As you start your new role in California, what are the big outstanding issues in the transition to renewable power?
We’re moving from a power system that was traditionally dominated by coal and gas and hydro, which are base-loaded, dispatchable, on-demand resources, and we’re retiring a lot of that capacity and we’re moving more towards wind energy and solar energy and batteries.
For wind and solar, the costs have come down significantly in the last 10 years. We are now seeing a remarkable transformation in the market for energy storage. It’s not something that’s going to be happening 10 years from now; it’s happening right now across the world, a real battery storage revolution. It’s going to be exciting to be a part of that.
At the same time, we’re still playing catch up a little bit to make sure that we have enough dispatchable on-demand machinery in the ground. That’s a physical challenge, just making sure that you get the mix of power resources right so that you can get as much renewable generation on the system as possible and still have some capability when those resources aren’t producing power.
Then there is always a lot of work to do to sort of stitch together the different jurisdictions. You have a lot of different entities that have different responsibilities inside the state for whether it’s planning or procurement and operations. You have to just make sure that those relationships and the coordination between those different jurisdictional entities is as good as it possibly can be.
What do you think the impact of the COVID crisis has been on the momentum toward energy transition and climate change?
The pandemic has been a huge disruption and a negative force in so many ways. The economic impact of so many people losing their jobs and all the small businesses and the social isolation of it, just the fear and the anxiety. At the same time, we’ve seen some interesting changes in patterns of energy usage. You’ve seen a shift in travel patterns. Some of that shift will be permanent. There will be a permanent change in non-essential business travel. The virtual world does have some potential for some efficiency gains in terms of energy and consumption.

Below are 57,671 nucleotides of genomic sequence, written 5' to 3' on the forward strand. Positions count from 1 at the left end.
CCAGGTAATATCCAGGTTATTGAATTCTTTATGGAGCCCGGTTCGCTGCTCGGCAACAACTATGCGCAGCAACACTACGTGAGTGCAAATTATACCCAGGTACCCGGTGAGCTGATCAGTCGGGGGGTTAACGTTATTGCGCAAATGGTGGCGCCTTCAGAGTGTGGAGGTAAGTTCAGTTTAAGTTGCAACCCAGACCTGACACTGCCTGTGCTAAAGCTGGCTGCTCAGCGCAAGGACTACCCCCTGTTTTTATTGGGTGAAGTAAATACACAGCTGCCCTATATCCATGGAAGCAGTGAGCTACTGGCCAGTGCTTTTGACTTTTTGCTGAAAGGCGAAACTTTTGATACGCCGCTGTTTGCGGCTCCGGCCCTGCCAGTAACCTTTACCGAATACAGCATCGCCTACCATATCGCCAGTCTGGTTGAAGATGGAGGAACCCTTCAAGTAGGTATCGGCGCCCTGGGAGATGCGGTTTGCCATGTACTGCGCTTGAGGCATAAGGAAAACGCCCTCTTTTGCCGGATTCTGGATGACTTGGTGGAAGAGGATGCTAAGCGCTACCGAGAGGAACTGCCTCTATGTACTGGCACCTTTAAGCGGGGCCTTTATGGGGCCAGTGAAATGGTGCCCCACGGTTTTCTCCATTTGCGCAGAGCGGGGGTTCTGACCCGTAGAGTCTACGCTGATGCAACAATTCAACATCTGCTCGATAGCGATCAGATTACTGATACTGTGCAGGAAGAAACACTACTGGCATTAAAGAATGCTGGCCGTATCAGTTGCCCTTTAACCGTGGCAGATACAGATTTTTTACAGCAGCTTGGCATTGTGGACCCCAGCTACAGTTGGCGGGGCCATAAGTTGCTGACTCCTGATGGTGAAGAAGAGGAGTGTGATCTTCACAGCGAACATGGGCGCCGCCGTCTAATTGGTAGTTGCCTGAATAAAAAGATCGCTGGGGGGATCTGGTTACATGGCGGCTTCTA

Because folks are so acutely tuned in right now to the news and we’re all so connected electronically, there is heightened awareness of what’s going on in the world in terms of the politics, climate, what’s happening in the Western United States. I think that zest and that passion for dealing with energy and environmental issues is escalating. It may not be shared in every quarter and every political office in the country at the moment, but generally, the sense of urgency in the utility and the environmental community and the advocacy community and the regulatory community for addressing these issues is higher than it ever has been.
Have you seen a change among energy professionals over the course of your career about how seriously they take the climate aspect of what they’re doing?
It’s literally a 180. It’s incredible to me to see the change in the basic positioning of the electrical utility industry in this country. The vast majority of the major utilities in this country have embraced—and it’s not just lip service—they have embraced aggressive decarbonization targets. That includes some utilities who traditionally were very, very conservative utilities. I know many of their CEOs, I know their leaders, and it’s genuine. They’re seeing it. They know their customers want change. The constituents want change. The regulators want change. Policy makers want to change. The facts on the ground are showing us that the climate is changing. The pricing curves, the economics, have changed. They can earn solid returns building clean energy infrastructure. Decarbonization is going to be good business for the utility industry. The other thing that’s happened is just a flood of young, intelligent, passionate, creative people into this space, and many of them coming out of Yale SOM and the Forestry School [now the Yale School of the Environment]. The language, the focus, the tools, the techniques, the policy, the people, the practice have all been revolutionized in the last 20 years.
What values do you rely on to guide your decision making?
One important thing throughout my entire time working in the renewable energy market, which of course is filled with passionate advocates, is to try to bring intellectual honesty to what you’re doing. The drive to decarbonization is so, so important. It’s really the calling of our time, and has been an anchor of my professional career. But society also wants reliable and safe and affordable energy. You need to have good data, and you need to make well-informed decisions.
What role has Yale SOM played in your career?
My years at Yale at the Forestry School and at the School of Management were so foundational, not only in terms of content and skill development and approach, but in terms of the relationships and the friendships that I developed. I’m on the phone on a regular basis with the lifelong friends I made at Yale. It’s an experience I absolutely cherish and it was truly formative.
The mission of the school to educate leaders for business and society, and to give them that toolbox to operate at the interface between environment and commerce in the public or the private or nonprofit sector—that mission just resonates so deeply with me. I had such a wonderful experience at Yale. It continues to animate my life 25 years later on a regular basis.